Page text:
Artwork A collages

As part of our focus on the letter Aa, we saved some of our group artwork, created the week before, for the children to use in a variety of ways..

Since the group artwork didn’t belong to any one student, we let it dry then cut it up into small strips of paper and saved it for our circle time discussion on the Letter Aa…

During circletime, the children used the artwork to form up their own uppercase letter A’s…

We figured out that in order to make an uppercase letter A with our artwork, we would need at least three strips of artwork…

Once each child had at least three strips of artwork, they went to work seeing if they could form up an uppercase A on the floor…

For the most part, the children easily formed up their letter A’s and then we headed off to our centers where we could now create our own artwork collages…

At the table, the children found more artwork to create their own artwork collage…

The children use the artwork to create their collages…

Some of the children preferred to cut up the artwork even more…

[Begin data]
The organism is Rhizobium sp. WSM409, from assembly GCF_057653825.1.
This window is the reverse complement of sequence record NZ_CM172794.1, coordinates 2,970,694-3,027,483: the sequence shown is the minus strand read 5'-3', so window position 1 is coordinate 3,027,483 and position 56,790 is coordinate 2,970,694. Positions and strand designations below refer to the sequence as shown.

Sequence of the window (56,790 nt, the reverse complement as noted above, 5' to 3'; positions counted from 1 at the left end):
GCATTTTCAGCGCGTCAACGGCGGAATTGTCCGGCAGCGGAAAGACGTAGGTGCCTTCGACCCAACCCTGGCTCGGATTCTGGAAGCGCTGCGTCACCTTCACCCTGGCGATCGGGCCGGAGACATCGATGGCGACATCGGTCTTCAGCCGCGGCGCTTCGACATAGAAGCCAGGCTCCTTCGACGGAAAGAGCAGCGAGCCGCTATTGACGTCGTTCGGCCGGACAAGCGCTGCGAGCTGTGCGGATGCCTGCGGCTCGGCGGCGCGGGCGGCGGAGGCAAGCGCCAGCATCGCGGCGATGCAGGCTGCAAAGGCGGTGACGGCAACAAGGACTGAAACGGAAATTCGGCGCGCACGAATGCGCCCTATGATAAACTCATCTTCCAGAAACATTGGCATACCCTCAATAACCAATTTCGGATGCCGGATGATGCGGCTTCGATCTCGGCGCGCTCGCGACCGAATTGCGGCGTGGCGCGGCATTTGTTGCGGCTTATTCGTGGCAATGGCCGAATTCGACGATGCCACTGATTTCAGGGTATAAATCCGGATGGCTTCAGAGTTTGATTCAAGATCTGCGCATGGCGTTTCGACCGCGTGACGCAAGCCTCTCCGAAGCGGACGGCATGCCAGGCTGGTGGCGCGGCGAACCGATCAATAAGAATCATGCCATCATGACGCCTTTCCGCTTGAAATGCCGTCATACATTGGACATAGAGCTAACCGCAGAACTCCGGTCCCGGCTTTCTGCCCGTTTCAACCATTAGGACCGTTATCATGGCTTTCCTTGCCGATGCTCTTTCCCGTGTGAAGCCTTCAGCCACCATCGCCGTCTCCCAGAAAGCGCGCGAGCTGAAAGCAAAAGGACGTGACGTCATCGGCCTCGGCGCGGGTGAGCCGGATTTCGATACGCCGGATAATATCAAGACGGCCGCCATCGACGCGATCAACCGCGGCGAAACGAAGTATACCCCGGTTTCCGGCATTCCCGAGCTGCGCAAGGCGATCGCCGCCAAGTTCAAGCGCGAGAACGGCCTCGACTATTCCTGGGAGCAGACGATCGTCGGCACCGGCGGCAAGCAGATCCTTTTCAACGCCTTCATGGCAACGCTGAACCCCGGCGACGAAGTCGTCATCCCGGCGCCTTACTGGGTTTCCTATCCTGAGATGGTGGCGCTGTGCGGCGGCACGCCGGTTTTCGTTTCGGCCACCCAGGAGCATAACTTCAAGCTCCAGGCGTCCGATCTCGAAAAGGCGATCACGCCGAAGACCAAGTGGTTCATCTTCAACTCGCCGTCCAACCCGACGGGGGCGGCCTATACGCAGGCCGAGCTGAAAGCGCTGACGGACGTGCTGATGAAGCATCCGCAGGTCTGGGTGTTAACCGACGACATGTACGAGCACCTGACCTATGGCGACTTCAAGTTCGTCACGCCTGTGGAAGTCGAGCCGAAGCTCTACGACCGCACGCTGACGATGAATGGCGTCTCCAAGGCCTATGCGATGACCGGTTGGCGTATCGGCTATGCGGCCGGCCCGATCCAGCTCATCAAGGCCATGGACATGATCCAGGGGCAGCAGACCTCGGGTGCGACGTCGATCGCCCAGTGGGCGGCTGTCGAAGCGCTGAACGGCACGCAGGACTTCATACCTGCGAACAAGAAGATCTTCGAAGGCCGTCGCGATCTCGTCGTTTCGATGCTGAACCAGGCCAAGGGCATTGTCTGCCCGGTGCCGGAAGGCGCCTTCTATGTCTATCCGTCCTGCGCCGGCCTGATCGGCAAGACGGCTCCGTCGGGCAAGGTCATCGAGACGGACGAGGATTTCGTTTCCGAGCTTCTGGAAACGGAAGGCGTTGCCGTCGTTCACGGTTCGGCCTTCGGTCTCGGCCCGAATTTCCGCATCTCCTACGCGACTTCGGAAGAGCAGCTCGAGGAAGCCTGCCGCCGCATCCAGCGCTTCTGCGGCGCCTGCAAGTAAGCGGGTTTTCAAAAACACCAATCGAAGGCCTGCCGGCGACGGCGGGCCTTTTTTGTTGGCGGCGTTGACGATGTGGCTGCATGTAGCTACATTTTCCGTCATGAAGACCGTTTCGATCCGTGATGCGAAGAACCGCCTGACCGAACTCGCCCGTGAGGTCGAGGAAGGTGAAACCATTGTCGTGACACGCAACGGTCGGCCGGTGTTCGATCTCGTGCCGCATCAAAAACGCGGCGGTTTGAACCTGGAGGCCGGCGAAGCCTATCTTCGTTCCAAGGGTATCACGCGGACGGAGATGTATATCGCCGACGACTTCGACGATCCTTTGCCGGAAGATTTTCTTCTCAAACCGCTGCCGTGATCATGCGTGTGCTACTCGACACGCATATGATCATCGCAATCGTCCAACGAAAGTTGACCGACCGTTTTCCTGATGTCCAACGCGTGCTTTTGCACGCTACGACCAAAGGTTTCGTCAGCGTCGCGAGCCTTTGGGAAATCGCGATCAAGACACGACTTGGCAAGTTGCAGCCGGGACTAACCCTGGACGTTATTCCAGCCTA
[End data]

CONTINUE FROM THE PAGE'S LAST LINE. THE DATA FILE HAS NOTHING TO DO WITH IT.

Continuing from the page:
And as the children worked, each artwork collage resulted in its own unique design…

If your classroom is like mine, you probably end up with random easel paintings or group art throughout the year that never end up going home.  Try saving these pieces and then recycling them into the art experience or center at a later time…

Recycled artwork is great for a little cutting practice, gluing, collage making, or even painting on top of the already painted artwork…

And the children may just think of something you never thought of to do with those random pieces of artwork!

Available on Amazon

Links to Grow On

Scratch Through Paintings by The Chocolate Muffin Tree

DIY Scratch Art Pages by Inner Child Fun

By |2012-09-14T13:02:13+00:00September 14th, 2012|

About the Author:

Deborah J. Stewart, M.Ed. has been working and teaching in the field of early childhood education for over 30 years. Deborah currently owns and teaches in her own part-time, private preschool called The Children’s Studio. Deborah’s deep passion for teaching and working with young children is documented and then graciously shared with millions of readers around the world through her blog and other social networking communities. Deborah believes that young children learn best through play and exploration and embraces this belief in all that she does in her own classroom so that she can effectively and passionately share rewarding, real- life, tried-and-true practices with other teachers, parents, and leaders across the field of early childhood education.

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